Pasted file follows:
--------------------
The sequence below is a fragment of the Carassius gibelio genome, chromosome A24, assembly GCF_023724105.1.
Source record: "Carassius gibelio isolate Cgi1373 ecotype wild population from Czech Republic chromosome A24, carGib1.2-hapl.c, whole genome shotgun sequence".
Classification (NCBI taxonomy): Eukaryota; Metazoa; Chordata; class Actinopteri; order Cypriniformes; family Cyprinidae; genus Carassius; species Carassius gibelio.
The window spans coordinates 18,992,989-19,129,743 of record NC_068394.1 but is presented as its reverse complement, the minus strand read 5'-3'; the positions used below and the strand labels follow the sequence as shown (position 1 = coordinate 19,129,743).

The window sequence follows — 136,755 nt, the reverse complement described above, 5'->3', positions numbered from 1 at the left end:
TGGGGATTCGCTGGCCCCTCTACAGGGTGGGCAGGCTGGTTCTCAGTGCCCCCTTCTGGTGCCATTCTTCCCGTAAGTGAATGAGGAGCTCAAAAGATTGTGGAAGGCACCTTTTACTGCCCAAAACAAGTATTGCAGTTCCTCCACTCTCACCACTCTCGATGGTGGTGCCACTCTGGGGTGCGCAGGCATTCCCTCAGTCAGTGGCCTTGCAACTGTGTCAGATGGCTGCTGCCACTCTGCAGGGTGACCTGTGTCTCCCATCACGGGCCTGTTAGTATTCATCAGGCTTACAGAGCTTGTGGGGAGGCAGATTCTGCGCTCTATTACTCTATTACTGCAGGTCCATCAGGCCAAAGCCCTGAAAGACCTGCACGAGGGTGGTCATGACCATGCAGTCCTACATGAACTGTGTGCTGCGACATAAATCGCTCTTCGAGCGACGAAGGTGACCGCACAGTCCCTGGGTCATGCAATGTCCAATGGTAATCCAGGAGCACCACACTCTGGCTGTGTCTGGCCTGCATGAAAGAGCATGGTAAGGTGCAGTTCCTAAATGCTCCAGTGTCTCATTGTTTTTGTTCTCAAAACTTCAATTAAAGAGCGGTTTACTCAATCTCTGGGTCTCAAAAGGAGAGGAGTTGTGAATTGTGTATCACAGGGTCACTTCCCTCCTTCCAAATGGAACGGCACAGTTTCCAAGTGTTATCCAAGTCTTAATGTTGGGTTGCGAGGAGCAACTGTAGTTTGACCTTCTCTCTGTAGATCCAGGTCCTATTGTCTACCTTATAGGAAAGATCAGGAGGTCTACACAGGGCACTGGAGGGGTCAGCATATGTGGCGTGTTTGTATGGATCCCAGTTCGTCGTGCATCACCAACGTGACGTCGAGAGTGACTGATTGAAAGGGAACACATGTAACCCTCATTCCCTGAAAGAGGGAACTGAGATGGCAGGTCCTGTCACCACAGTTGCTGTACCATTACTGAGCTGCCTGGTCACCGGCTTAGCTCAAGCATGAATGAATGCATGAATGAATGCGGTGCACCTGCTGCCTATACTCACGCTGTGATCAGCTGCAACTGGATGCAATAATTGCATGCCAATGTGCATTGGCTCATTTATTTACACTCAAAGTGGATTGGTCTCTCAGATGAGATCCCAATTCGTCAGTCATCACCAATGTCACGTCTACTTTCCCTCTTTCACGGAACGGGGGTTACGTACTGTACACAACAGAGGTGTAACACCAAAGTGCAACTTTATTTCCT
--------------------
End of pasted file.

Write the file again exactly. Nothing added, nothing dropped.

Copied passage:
The sequence below is a fragment of the Carassius gibelio genome, chromosome A24, assembly GCF_023724105.1.
Source record: "Carassius gibelio isolate Cgi1373 ecotype wild population from Czech Republic chromosome A24, carGib1.2-hapl.c, whole genome shotgun sequence".
Classification (NCBI taxonomy): Eukaryota; Metazoa; Chordata; class Actinopteri; order Cypriniformes; family Cyprinidae; genus Carassius; species Carassius gibelio.
The window spans coordinates 18,992,989-19,129,743 of record NC_068394.1 but is presented as its reverse complement, the minus strand read 5'-3'; the positions used below and the strand labels follow the sequence as shown (position 1 = coordinate 19,129,743).

The window sequence follows — 136,755 nt, the reverse complement described above, 5'->3', positions numbered from 1 at the left end:
TGGGGATTCGCTGGCCCCTCTACAGGGTGGGCAGGCTGGTTCTCAGTGCCCCCTTCTGGTGCCATTCTTCCCGTAAGTGAATGAGGAGCTCAAAAGATTGTGGAAGGCACCTTTTACTGCCCAAAACAAGTATTGCAGTTCCTCCACTCTCACCACTCTCGATGGTGGTGCCACTCTGGGGTGCGCAGGCATTCCCTCAGTCAGTGGCCTTGCAACTGTGTCAGATGGCTGCTGCCACTCTGCAGGGTGACCTGTGTCTCCCATCACGGGCCTGTTAGTATTCATCAGGCTTACAGAGCTTGTGGGGAGGCAGATTCTGCGCTCTATTACTCTATTACTGCAGGTCCATCAGGCCAAAGCCCTGAAAGACCTGCACGAGGGTGGTCATGACCATGCAGTCCTACATGAACTGTGTGCTGCGACATAAATCGCTCTTCGAGCGACGAAGGTGACCGCACAGTCCCTGGGTCATGCAATGTCCAATGGTAATCCAGGAGCACCACACTCTGGCTGTGTCTGGCCTGCATGAAAGAGCATGGTAAGGTGCAGTTCCTAAATGCTCCAGTGTCTCATTGTTTTTGTTCTCAAAACTTCAATTAAAGAGCGGTTTACTCAATCTCTGGGTCTCAAAAGGAGAGGAGTTGTGAATTGTGTATCACAGGGTCACTTCCCTCCTTCCAAATGGAACGGCACAGTTTCCAAGTGTTATCCAAGTCTTAATGTTGGGTTGCGAGGAGCAACTGTAGTTTGACCTTCTCTCTGTAGATCCAGGTCCTATTGTCTACCTTATAGGAAAGATCAGGAGGTCTACACAGGGCACTGGAGGGGTCAGCATATGTGGCGTGTTTGTATGGATCCCAGTTCGTCGTGCATCACCAACGTGACGTCGAGAGTGACTGATTGAAAGGGAACACATGTAACCCTCATTCCCTGAAAGAGGGAACTGAGATGGCAGGTCCTGTCACCACAGTTGCTGTACCATTACTGAGCTGCCTGGTCACCGGCTTAGCTCAAGCATGAATGAATGCATGAATGAATGCGGTGCACCTGCTGCCTATACTCACGCTGTGATCAGCTGCAACTGGATGCAATAATTGCATGCCAATGTGCATTGGCTCATTTATTTACACTCAAAGTGGATTGGTCTCTCAGATGAGATCCCAATTCGTCAGTCATCACCAATGTCACGTCTACTTTCCCTCTTTCACGGAACGGGGGTTACGTACTGTACACAACAGAGGTGTAACACCAAAGTGCAACTTTATTTCCT